No one can deny that Elon Musk is a genius. He is the brains behind Tesla, SpaceX, Neuralink, and The Boring Company. He is also a visionary who dreams of colonising Mars, transforming transportation, and enhancing human intelligence.
But he is also a man who has succumbed to his own celebrity status and has made some poor choices on Twitter that have backfired on him. In this article, I will examine some of the scandals that have stained his image and cast doubt on his leadership.
One of the first incidents that sparked outrage was his insult to a British diver who helped rescue 12 boys from a flooded cave in Thailand by calling him a “pedo guy” on Twitter in 2018. This was after the diver had criticised Musk’s offer to send a mini-submarine to assist in the rescue operation as a “PR stunt” that had “absolutely no chance of working”. Musk later apologised and deleted the tweet, but not before it triggered a defamation lawsuit that he eventually settled out of court for an undisclosed amount.
Another scandal that rocked his company was his tweet that he was thinking of taking Tesla private at $420 per share, adding that he had “funding secured” in 2018. This caused a huge fluctuation in Tesla’s stock price and led to an investigation by the US Securities and Exchange Commission (SEC), which charged him with securities fraud. The SEC alleged that Musk had made false and misleading statements to investors and had not secured any funding for the deal. He agreed to pay a $20 million fine and step down as Tesla’s chairman for three years as part of a settlement with the SEC.
More recently, he has faced backlash for his tweets about Covid-19, cryptocurrency, climate change, and politics. He has downplayed the seriousness of the pandemic by calling it “dumb” and saying that “the coronavirus panic is dumb”. He has promoted dubious treatments like chloroquine and ivermectin as potential cures for Covid-19 without any scientific evidence. Furthermore, he has questioned the effectiveness of vaccines by saying that they are “not needed” for people who have recovered from Covid-19 or who are young and healthy. He has mocked lockdown measures by tweeting “FREE AMERICA NOW” and saying that he would defy California’s stay-at-home order by reopening Tesla’s factory in Fremont.
The tech mogul has also been playing with the market like a toy by hyping or dissing various digital coins like Bitcoin, Dogecoin, Ethereum. The billionaire has caused massive swings in their prices by tweeting things like “Bitcoin is almost as BS as fiat money”, “One word: Doge” or “I might pump, but I don’t dump.” Musk also announced that Tesla would accept Bitcoin as payment for its cars, only to change his mind later, citing environmental concerns. He even hinted at selling Tesla’s Bitcoin holdings, only to clarify later that he had not done so.
Musk has also pissed off environmental activists over his stance on fossil fuels. The SpaceX founder has defended his use of coal power for his rockets by saying that it was necessary for achieving his goal of making humans multi-planetary. He also slammed Bill Gates for investing in nuclear energy instead of electric cars. He also supported right-wing politicians like Donald Trump, whom he praised as having a “good sense of humour”. Not only that, but he even donated $9900 to Kevin McCarthy, the Republican leader in the US House of Representatives.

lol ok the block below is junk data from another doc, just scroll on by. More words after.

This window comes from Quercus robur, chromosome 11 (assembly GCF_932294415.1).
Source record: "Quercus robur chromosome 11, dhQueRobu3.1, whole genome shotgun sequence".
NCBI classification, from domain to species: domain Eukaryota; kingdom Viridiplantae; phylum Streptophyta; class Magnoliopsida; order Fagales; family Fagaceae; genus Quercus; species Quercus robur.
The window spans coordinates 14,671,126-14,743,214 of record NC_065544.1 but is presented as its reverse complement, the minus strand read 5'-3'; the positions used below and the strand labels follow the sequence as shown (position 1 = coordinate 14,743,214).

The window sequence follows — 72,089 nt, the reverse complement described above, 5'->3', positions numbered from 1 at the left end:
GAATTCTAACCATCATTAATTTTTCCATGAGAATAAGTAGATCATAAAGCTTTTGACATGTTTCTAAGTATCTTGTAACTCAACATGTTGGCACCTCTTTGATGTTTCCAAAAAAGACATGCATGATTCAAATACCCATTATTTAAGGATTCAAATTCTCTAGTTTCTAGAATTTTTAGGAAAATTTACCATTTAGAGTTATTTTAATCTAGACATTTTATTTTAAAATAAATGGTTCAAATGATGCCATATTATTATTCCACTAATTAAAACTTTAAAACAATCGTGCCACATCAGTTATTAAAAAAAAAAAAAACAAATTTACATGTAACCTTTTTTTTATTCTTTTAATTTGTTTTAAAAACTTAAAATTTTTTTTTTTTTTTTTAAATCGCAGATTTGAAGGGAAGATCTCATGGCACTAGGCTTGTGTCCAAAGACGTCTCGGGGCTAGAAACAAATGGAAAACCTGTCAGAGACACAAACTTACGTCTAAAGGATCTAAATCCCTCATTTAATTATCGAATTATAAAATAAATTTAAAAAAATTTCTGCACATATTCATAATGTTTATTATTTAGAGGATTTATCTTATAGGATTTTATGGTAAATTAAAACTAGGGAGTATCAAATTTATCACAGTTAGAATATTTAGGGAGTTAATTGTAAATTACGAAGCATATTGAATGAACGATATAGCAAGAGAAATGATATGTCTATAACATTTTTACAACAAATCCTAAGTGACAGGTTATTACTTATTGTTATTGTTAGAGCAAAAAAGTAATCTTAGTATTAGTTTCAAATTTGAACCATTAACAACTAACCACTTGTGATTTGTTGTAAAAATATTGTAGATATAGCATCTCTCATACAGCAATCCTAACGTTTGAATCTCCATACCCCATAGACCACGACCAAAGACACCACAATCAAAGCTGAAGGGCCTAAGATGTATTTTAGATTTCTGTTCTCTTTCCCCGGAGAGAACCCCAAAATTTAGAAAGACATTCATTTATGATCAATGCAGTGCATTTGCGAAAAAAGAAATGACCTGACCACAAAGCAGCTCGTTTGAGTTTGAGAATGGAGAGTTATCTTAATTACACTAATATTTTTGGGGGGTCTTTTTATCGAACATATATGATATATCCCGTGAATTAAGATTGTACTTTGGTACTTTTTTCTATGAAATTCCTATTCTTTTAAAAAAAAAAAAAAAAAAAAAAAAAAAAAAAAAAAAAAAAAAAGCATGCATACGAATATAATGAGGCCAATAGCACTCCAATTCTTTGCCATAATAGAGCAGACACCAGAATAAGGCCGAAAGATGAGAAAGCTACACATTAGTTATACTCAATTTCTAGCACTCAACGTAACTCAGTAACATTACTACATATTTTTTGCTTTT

All these scandals have damaged his credibility and reputation as a leader and innovator. They have also exposed his ego and arrogance as someone who thinks he can do no wrong and who does not care about the consequences of his actions. He has become more like a celebrity who is obsessed with attention and fame than a CEO.
He has lost his Midas touch on Twitter where he once had millions of loyal fans who admired his vision and achievements. Now he faces criticism from former supporters who are disappointed by his behaviour or disillusioned by his promises. He has also alienated many potential partners who are wary of working with him or investing in his ventures.
He should learn from other successful leaders who use social media wisely to communicate their values and goals without offending or misleading their followers. For example, Jeff Bezos, the founder of Amazon and Blue Origin, has used his Twitter account to share his achievements and aspirations in e-commerce and space exploration. He has also used it to express his gratitude and appreciation to his customers and employees. He has avoided controversial topics and personal attacks on his rivals or critics. Bezos has maintained a professional and respectful tone that reflects his leadership style.
Another example is Mark Zuckerberg, the founder of Facebook and Instagram, who has used his social media platforms to showcase his products and features, as well as his personal life and interests. He has also used them to address important issues such as privacy, misinformation, hate speech, and democracy. He has engaged with his users and followers by answering their questions and soliciting their feedback. Zuckerberg has shown humility and accountability by admitting his mistakes and apologising for them.
Musk should focus more on delivering results than creating hype. He should remember that Twitter is not a game, but a powerful tool that can make or break him. He should use it to inspire and inform people about his vision and goals, not to insult or mislead them. To build trust and loyalty among his customers and investors, he should use it, not lose or alienate them.
He should realise that being a celebrity CEO comes with great responsibility as well as great power. He should use his power for good, not for evil. Using it to make the world a better place, not a worse one.
It’s important to remember that a celebrity CEO is not just a celebrity, but also a leader with millions of people who look up to and depend on them. Acting like a leader is crucial.